Pingalaka, Piṅgalaka: 7 definitions
Pingalaka means something in Hinduism, Sanskrit. If you want to know the exact meaning, history, etymology or English translation of this term then check out the descriptions on this page. Add your comment or reference to a book if you want to contribute to this summary article.
Purana and Itihasa (epic history)Source: JatLand: List of Mahabharata people and places
Piṅgalaka (पिङ्गलक) is a name mentioned in the Mahābhārata (cf. I.52.14, I.57) and represents one of the many proper names used for people and places. Note: The Mahābhārata (mentioning Piṅgalaka) is a Sanskrit epic poem consisting of 100,000 ślokas (metrical verses) and is over 2000 years old.
The Purana (पुराण, purāṇas) refers to Sanskrit literature preserving ancient India’s vast cultural history, including historical legends, religious ceremonies, various arts and sciences. The eighteen mahapuranas total over 400,000 shlokas (metrical couplets) and date to at least several centuries BCE.
Kavya (poetry)Source: Wisdom Library: Kathāsaritsāgara
Piṅgalaka (पिङ्गलक) or Saṃjīvaka is the name of a lion (siṃha), according to the Kathāsaritsāgara, chapter 59. Accordingly, “... there lived in a neighbouring wood a lion named Piṅgalaka, who had subdued the forest by his might; and that king of beasts had two jackals for ministers: the name of the one was Damanaka, and the name of the other was Karaṭaka”.
The story of Piṅgalaka was narrated by Gomukha to Naravāhanadatta in order to demonstrate that “a man who conquers wrath will not be subject to grief; and a man who displays prudence is never harmed. Even in the case of animals prudence produces success, not valour”.
The Kathāsaritsāgara (‘ocean of streams of story’), mentioning Piṅgalaka, is a famous Sanskrit epic story revolving around prince Naravāhanadatta and his quest to become the emperor of the vidyādharas (celestial beings). The work is said to have been an adaptation of Guṇāḍhya’s Bṛhatkathā consisting of 100,000 verses, which in turn is part of a larger work containing 700,000 verses.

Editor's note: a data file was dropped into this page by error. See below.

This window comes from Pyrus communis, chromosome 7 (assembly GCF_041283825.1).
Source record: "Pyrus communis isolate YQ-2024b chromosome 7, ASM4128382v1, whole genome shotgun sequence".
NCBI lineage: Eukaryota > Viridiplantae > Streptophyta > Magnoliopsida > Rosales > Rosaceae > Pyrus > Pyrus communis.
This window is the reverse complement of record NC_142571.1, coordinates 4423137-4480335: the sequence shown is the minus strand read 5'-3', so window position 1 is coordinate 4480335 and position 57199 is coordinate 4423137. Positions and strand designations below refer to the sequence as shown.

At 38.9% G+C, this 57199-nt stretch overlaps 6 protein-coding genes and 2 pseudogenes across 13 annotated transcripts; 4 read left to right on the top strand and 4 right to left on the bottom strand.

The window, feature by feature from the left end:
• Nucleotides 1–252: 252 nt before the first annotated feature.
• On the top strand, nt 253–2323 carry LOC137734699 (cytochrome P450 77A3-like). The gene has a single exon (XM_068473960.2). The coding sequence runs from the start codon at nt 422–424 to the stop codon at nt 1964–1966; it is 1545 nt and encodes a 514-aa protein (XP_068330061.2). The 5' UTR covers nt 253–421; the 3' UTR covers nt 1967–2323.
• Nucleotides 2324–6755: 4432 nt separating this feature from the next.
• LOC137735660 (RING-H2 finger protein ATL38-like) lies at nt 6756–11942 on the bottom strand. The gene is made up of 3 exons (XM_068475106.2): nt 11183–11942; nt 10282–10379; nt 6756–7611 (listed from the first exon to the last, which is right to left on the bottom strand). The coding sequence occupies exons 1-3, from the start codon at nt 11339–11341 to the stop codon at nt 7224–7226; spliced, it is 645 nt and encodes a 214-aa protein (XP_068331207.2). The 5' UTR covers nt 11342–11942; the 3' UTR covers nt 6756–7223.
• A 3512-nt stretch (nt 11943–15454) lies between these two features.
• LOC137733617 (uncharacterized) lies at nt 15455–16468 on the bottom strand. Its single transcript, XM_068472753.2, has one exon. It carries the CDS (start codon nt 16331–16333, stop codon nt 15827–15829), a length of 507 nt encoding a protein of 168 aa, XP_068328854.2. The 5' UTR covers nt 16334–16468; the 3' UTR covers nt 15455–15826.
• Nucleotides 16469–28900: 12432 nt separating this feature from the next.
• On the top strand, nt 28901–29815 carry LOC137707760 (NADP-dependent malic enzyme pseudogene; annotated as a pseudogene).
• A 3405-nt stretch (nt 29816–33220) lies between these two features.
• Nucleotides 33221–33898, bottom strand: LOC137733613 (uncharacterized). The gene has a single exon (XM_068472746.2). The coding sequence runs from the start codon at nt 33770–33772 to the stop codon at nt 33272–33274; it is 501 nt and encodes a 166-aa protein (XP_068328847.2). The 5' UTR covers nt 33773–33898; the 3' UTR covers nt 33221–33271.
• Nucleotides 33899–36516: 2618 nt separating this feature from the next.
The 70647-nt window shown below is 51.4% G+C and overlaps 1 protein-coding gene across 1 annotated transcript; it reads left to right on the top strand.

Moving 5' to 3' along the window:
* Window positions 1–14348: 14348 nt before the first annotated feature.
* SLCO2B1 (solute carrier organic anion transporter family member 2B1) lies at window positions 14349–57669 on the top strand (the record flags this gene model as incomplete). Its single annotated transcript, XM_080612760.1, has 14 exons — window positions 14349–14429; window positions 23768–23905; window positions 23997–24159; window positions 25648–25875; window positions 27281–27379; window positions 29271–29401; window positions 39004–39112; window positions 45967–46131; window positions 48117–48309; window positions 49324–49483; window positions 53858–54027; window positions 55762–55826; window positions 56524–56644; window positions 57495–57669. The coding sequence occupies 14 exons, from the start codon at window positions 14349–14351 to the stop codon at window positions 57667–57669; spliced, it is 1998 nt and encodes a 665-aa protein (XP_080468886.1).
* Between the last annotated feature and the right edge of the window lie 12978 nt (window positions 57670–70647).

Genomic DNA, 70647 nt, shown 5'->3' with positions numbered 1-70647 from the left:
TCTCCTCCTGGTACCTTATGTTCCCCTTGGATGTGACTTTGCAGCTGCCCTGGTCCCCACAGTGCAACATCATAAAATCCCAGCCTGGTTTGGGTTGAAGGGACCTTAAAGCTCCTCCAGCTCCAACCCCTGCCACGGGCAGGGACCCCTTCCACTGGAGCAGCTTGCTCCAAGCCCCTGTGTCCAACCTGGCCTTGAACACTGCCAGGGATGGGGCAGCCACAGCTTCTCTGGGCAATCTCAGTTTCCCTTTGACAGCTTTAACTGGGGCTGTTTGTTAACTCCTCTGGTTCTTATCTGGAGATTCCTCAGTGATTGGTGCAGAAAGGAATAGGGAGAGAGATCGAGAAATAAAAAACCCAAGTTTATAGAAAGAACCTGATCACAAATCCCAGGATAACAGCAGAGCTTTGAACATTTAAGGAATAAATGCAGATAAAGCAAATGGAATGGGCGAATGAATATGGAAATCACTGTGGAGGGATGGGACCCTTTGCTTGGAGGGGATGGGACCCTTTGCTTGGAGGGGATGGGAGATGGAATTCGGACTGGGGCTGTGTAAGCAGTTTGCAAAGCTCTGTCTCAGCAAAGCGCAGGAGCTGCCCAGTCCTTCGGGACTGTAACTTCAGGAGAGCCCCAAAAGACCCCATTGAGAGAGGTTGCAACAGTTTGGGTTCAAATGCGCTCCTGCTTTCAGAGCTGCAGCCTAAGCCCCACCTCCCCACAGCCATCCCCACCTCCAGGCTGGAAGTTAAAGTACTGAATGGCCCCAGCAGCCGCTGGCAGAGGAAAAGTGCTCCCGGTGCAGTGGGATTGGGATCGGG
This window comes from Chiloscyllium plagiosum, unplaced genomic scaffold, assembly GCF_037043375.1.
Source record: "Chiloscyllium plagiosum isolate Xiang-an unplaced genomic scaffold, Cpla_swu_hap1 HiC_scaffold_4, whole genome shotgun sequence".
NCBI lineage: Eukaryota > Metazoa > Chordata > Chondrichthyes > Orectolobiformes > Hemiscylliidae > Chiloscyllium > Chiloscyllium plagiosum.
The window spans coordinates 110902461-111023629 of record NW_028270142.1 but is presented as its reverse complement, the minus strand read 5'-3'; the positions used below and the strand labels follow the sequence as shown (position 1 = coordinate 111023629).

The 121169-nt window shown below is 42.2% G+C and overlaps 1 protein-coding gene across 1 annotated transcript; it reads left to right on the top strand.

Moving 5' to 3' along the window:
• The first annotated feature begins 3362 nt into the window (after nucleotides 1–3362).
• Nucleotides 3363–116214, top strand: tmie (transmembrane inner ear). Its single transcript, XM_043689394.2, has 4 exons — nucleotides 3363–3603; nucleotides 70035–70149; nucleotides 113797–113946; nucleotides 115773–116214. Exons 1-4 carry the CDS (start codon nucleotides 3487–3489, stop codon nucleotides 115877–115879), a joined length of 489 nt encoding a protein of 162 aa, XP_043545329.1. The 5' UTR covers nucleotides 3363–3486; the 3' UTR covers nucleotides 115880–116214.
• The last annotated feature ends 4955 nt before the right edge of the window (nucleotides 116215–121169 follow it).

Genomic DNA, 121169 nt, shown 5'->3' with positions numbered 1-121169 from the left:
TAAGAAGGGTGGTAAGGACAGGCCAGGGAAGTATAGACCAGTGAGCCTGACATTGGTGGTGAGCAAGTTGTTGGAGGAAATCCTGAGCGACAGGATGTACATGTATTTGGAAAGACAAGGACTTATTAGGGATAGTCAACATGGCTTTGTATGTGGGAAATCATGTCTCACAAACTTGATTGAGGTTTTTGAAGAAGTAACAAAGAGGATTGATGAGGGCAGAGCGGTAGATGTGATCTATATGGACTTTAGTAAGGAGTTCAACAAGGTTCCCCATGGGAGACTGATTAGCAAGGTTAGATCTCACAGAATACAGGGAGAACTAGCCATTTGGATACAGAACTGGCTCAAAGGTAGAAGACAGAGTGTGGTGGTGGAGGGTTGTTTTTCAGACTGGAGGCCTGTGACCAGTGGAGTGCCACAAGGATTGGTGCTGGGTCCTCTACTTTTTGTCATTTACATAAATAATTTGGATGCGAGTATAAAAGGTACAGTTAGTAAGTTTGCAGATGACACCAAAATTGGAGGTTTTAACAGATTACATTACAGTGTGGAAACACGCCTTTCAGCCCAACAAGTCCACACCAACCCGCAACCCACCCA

Kavya (काव्य, kavya) refers to Sanskrit poetry, a popular ancient Indian tradition of literature. There have been many Sanskrit poets over the ages, hailing from ancient India and beyond. This topic includes mahakavya, or ‘epic poetry’ and natya, or ‘dramatic poetry’.
Jyotisha (astronomy and astrology)Source: Wisdom Library: Brihat Samhita by Varahamihira
Piṅgalaka (पिङ्गलक) [=Daṇḍapiṅgalaka ?] (or Piṅgala) refers to a country belonging to “Uttaratas or Uttaradeśa (northern division)” classified under the constellations of Śatabhiṣaj, Pūrvabhādrapada and Uttarabhādrapada, according to the system of Kūrmavibhāga, according to the Bṛhatsaṃhitā (chapter 14), an encyclopedic Sanskrit work written by Varāhamihira mainly focusing on the science of ancient Indian astronomy astronomy (Jyotiṣa).—Accordingly, “The countries of the Earth beginning from the centre of Bhāratavarṣa and going round the east, south-east, south, etc., are divided into 9 divisions corresponding to the 27 lunar asterisms at the rate of 3 for each division and beginning from Kṛttikā. The constellations of Śatabhiṣaj, Pūrvabhādrapada and Uttarabhādrapada represent the northern division consisting of [i.e., Daṇḍa, Piṅgalaka] [...]”.
Jyotisha (ज्योतिष, jyotiṣa or jyotish) refers to ‘astronomy’ or “Vedic astrology” and represents the fifth of the six Vedangas (additional sciences to be studied along with the Vedas). Jyotisha concerns itself with the study and prediction of the movements of celestial bodies, in order to calculate the auspicious time for rituals and ceremonies.
Languages of India and abroad
Sanskrit dictionarySource: Cologne Digital Sanskrit Dictionaries: Cappeller Sanskrit-English Dictionary
Piṅgalaka (पिङ्गलक).—[feminine] likā = [preceding] adj.; [feminine] a kind of owl, a woman’s name.Source: Cologne Digital Sanskrit Dictionaries: Monier-Williams Sanskrit-English Dictionary
1) Piṅgalaka (पिङ्गलक):—[from piñj] mf(ikā)n. reddish-brown, yellow, tawny, [Atharva-veda]
2) [v.s. ...] m. Name of a Yakṣa, [Mahābhārata]
3) [v.s. ...] of a man ([plural] his descendants) [gana] upakādi
4) [v.s. ...] of a lion, [Pañcatantra]
[Sanskrit to German]
Sanskrit, also spelled संस्कृतम् (saṃskṛtam), is an ancient language of India commonly seen as the grandmother of the Indo-European language family (even English!). Closely allied with Prakrit and Pali, Sanskrit is more exhaustive in both grammar and terms and has the most extensive collection of literature in the world, greatly surpassing its sister-languages Greek and Latin.
See also (Relevant definitions)
Starts with: Pingalakanva.
Search found 6 books and stories containing Pingalaka, Piṅgalaka; (plurals include: Pingalakas, Piṅgalakas). You can also click to the full overview containing English textual excerpts. Below are direct links for the most relevant articles:
List of Mahabharata people and places (by Laxman Burdak)
Kathasaritsagara (the Ocean of Story) (by Somadeva)
Mahabharata (English) (by Kisari Mohan Ganguli)
Puranic encyclopaedia (by Vettam Mani)
Trishashti Shalaka Purusha Caritra (by Helen M. Johnson)
Part 15: Story of Harimitra < [Chapter III - Vasudeva’s Marriage with Kanakavatī and her Former Incarnations]
The Skanda Purana (by G. V. Tagare)